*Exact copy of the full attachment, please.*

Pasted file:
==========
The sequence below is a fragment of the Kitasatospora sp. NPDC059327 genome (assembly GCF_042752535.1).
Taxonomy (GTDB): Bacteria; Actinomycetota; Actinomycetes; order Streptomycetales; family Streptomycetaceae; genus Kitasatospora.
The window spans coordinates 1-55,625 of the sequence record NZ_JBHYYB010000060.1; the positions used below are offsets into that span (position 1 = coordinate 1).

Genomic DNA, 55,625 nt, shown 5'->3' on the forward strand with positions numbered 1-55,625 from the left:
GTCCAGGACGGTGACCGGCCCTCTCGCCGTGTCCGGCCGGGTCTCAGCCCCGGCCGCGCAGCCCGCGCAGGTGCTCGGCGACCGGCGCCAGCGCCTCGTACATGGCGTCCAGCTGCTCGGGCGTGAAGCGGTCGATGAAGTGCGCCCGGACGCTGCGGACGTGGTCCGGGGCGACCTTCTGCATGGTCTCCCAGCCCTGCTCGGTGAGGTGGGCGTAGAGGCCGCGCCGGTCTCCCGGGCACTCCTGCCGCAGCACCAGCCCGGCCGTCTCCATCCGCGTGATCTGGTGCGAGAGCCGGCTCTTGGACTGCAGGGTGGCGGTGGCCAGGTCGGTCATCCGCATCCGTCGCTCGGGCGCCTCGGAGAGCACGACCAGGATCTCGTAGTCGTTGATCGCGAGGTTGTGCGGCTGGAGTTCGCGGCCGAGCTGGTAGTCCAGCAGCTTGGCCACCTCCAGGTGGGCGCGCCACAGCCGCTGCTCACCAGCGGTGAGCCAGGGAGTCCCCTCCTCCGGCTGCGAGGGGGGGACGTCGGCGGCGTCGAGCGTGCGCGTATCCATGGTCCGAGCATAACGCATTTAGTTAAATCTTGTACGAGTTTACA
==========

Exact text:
The sequence below is a fragment of the Kitasatospora sp. NPDC059327 genome (assembly GCF_042752535.1).
Taxonomy (GTDB): Bacteria; Actinomycetota; Actinomycetes; order Streptomycetales; family Streptomycetaceae; genus Kitasatospora.
The window spans coordinates 1-55,625 of the sequence record NZ_JBHYYB010000060.1; the positions used below are offsets into that span (position 1 = coordinate 1).

Genomic DNA, 55,625 nt, shown 5'->3' on the forward strand with positions numbered 1-55,625 from the left:
GTCCAGGACGGTGACCGGCCCTCTCGCCGTGTCCGGCCGGGTCTCAGCCCCGGCCGCGCAGCCCGCGCAGGTGCTCGGCGACCGGCGCCAGCGCCTCGTACATGGCGTCCAGCTGCTCGGGCGTGAAGCGGTCGATGAAGTGCGCCCGGACGCTGCGGACGTGGTCCGGGGCGACCTTCTGCATGGTCTCCCAGCCCTGCTCGGTGAGGTGGGCGTAGAGGCCGCGCCGGTCTCCCGGGCACTCCTGCCGCAGCACCAGCCCGGCCGTCTCCATCCGCGTGATCTGGTGCGAGAGCCGGCTCTTGGACTGCAGGGTGGCGGTGGCCAGGTCGGTCATCCGCATCCGTCGCTCGGGCGCCTCGGAGAGCACGACCAGGATCTCGTAGTCGTTGATCGCGAGGTTGTGCGGCTGGAGTTCGCGGCCGAGCTGGTAGTCCAGCAGCTTGGCCACCTCCAGGTGGGCGCGCCACAGCCGCTGCTCACCAGCGGTGAGCCAGGGAGTCCCCTCCTCCGGCTGCGAGGGGGGGACGTCGGCGGCGTCGAGCGTGCGCGTATCCATGGTCCGAGCATAACGCATTTAGTTAAATCTTGTACGAGTTTACA